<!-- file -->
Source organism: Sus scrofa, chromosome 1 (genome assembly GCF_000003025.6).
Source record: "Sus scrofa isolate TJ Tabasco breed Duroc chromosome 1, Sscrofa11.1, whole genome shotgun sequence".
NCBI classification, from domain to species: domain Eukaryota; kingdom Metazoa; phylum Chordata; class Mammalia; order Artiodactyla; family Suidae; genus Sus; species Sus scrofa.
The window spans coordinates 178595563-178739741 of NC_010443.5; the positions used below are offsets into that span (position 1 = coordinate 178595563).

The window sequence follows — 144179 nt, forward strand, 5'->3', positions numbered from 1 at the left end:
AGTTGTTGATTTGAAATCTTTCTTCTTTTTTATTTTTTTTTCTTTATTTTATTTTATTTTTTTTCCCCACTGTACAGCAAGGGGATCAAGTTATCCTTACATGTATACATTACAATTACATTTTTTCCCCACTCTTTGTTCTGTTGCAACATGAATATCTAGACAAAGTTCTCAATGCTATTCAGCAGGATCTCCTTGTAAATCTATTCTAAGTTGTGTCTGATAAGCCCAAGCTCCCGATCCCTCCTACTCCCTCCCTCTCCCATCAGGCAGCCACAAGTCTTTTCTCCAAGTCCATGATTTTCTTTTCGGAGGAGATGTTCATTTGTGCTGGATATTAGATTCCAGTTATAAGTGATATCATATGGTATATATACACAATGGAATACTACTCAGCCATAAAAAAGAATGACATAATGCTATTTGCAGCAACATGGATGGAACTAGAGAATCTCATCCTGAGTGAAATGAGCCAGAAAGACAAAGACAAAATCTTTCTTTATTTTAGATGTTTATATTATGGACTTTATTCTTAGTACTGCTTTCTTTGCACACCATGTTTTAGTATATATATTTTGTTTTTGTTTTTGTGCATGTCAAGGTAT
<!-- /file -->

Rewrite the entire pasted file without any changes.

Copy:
Source organism: Sus scrofa, chromosome 1 (genome assembly GCF_000003025.6).
Source record: "Sus scrofa isolate TJ Tabasco breed Duroc chromosome 1, Sscrofa11.1, whole genome shotgun sequence".
NCBI classification, from domain to species: domain Eukaryota; kingdom Metazoa; phylum Chordata; class Mammalia; order Artiodactyla; family Suidae; genus Sus; species Sus scrofa.
The window spans coordinates 178595563-178739741 of NC_010443.5; the positions used below are offsets into that span (position 1 = coordinate 178595563).

The window sequence follows — 144179 nt, forward strand, 5'->3', positions numbered from 1 at the left end:
AGTTGTTGATTTGAAATCTTTCTTCTTTTTTATTTTTTTTTCTTTATTTTATTTTATTTTTTTTCCCCACTGTACAGCAAGGGGATCAAGTTATCCTTACATGTATACATTACAATTACATTTTTTCCCCACTCTTTGTTCTGTTGCAACATGAATATCTAGACAAAGTTCTCAATGCTATTCAGCAGGATCTCCTTGTAAATCTATTCTAAGTTGTGTCTGATAAGCCCAAGCTCCCGATCCCTCCTACTCCCTCCCTCTCCCATCAGGCAGCCACAAGTCTTTTCTCCAAGTCCATGATTTTCTTTTCGGAGGAGATGTTCATTTGTGCTGGATATTAGATTCCAGTTATAAGTGATATCATATGGTATATATACACAATGGAATACTACTCAGCCATAAAAAAGAATGACATAATGCTATTTGCAGCAACATGGATGGAACTAGAGAATCTCATCCTGAGTGAAATGAGCCAGAAAGACAAAGACAAAATCTTTCTTTATTTTAGATGTTTATATTATGGACTTTATTCTTAGTACTGCTTTCTTTGCACACCATGTTTTAGTATATATATTTTGTTTTTGTTTTTGTGCATGTCAAGGTAT